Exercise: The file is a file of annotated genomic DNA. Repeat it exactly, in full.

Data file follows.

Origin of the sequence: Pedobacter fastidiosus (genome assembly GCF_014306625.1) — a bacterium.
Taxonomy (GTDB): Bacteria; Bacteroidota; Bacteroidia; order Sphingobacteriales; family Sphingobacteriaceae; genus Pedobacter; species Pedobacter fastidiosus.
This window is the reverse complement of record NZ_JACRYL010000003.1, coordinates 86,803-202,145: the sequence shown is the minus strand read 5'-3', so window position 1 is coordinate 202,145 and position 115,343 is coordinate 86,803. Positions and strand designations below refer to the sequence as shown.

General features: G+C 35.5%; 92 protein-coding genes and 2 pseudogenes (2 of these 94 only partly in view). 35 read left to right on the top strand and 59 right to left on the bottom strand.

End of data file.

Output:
Origin of the sequence: Pedobacter fastidiosus (genome assembly GCF_014306625.1) — a bacterium.
Taxonomy (GTDB): Bacteria; Bacteroidota; Bacteroidia; order Sphingobacteriales; family Sphingobacteriaceae; genus Pedobacter; species Pedobacter fastidiosus.
This window is the reverse complement of record NZ_JACRYL010000003.1, coordinates 86,803-202,145: the sequence shown is the minus strand read 5'-3', so window position 1 is coordinate 202,145 and position 115,343 is coordinate 86,803. Positions and strand designations below refer to the sequence as shown.

General features: G+C 35.5%; 92 protein-coding genes and 2 pseudogenes (2 of these 94 only partly in view). 35 read left to right on the top strand and 59 right to left on the bottom strand.